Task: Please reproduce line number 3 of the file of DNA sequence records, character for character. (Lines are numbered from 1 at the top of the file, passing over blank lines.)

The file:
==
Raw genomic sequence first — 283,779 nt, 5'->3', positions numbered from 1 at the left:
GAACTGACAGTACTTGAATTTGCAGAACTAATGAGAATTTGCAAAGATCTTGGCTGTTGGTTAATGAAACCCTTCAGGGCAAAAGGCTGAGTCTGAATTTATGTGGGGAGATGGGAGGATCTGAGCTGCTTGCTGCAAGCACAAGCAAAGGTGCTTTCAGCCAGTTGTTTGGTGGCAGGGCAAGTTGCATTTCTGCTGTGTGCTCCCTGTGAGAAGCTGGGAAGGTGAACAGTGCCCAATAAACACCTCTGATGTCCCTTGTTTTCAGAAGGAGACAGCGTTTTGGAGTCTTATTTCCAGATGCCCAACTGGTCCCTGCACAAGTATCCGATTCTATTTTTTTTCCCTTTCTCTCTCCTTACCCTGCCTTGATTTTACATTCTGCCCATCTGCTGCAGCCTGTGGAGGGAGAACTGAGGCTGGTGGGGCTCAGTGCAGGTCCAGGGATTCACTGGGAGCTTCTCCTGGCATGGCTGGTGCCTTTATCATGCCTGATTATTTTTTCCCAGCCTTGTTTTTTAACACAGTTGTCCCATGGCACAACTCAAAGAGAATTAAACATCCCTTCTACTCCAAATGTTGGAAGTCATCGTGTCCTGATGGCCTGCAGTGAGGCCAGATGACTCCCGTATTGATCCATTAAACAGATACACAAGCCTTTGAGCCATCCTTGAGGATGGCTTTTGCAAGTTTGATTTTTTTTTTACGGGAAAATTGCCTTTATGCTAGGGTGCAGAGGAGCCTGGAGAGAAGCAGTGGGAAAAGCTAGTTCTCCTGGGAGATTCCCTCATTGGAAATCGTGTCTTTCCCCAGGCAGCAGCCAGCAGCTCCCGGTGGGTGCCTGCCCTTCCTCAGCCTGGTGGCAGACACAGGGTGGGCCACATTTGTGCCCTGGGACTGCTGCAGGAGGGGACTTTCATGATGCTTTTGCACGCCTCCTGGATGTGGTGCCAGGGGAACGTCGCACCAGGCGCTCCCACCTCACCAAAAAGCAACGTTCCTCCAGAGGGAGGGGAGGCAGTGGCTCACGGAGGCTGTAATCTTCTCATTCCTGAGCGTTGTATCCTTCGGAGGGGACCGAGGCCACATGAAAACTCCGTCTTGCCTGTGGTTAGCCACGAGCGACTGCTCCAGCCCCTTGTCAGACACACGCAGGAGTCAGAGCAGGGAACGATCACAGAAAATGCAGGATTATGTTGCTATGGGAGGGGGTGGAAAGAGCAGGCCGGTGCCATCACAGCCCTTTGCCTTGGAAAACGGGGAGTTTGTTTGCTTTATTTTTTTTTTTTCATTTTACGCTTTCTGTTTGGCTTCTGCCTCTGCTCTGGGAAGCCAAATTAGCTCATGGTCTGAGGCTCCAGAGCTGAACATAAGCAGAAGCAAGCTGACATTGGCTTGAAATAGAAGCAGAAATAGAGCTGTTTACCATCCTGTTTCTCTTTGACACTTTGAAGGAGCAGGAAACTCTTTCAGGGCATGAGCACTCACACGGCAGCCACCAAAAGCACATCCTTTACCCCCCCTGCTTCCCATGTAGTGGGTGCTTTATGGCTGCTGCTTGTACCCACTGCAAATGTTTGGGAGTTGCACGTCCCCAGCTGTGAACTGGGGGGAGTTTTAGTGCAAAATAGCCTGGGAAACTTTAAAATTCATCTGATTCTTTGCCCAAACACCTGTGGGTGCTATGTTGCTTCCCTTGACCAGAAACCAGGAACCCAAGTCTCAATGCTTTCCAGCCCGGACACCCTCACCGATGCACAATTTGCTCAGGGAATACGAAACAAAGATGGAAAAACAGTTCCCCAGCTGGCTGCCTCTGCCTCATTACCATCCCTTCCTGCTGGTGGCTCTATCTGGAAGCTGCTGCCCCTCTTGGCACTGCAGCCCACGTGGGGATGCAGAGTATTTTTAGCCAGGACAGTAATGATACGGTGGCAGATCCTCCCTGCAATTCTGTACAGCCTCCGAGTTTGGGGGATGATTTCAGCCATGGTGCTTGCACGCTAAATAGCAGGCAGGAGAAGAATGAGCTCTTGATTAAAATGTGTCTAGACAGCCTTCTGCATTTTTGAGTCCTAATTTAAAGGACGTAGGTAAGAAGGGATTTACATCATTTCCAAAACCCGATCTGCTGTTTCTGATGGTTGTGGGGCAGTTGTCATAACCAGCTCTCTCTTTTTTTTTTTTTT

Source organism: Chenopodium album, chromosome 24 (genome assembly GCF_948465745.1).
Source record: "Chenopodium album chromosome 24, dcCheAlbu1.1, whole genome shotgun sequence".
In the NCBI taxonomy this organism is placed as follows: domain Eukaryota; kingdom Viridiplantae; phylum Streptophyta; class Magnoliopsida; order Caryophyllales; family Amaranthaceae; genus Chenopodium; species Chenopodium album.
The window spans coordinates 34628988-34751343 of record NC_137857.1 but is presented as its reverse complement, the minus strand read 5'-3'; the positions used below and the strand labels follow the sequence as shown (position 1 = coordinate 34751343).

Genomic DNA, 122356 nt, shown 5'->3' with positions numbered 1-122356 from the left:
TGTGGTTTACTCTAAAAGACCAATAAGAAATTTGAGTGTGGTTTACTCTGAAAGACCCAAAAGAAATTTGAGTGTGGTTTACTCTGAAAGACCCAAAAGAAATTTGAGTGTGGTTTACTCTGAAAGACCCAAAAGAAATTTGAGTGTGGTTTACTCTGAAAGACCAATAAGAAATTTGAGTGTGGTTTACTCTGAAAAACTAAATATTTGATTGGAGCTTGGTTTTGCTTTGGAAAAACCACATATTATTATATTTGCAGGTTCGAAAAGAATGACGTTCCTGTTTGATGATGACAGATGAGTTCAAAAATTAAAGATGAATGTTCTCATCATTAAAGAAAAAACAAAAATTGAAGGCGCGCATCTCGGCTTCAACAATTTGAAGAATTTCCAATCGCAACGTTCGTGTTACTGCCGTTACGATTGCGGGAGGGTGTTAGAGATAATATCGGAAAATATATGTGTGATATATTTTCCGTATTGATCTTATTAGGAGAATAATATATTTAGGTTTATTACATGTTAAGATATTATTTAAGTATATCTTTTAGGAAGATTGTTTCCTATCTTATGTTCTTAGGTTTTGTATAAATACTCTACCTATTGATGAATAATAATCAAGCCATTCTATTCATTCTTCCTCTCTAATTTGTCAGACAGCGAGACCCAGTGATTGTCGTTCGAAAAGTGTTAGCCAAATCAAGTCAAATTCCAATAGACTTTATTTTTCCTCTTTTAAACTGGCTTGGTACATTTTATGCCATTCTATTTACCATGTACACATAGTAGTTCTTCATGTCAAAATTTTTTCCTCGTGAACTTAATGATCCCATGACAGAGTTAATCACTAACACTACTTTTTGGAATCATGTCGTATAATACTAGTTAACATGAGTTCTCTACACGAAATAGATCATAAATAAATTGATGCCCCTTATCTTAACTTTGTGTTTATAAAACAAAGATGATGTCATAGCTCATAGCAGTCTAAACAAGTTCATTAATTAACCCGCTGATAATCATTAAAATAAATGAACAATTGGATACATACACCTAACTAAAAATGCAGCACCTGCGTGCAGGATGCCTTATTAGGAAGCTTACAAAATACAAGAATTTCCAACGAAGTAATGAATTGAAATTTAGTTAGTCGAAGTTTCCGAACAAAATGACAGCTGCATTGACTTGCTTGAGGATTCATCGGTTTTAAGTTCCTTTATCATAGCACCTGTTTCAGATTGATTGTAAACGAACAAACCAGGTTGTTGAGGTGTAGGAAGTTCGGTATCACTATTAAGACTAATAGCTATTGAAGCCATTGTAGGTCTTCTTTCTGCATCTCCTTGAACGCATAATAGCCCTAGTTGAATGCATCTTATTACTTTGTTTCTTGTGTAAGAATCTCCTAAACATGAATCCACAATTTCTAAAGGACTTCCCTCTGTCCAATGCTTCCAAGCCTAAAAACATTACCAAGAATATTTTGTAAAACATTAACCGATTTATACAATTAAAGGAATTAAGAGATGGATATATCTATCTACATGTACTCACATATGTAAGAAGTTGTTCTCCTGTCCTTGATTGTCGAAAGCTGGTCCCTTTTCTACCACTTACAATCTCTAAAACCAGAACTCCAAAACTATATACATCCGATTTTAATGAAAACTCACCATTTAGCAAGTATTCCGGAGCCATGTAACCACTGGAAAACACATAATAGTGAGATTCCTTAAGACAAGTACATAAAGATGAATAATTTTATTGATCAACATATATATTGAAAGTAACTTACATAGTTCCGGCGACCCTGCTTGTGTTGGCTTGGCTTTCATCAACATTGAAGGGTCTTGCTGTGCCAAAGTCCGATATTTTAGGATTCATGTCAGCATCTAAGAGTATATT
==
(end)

Source organism: Chenopodium album, chromosome 24 (genome assembly GCF_948465745.1).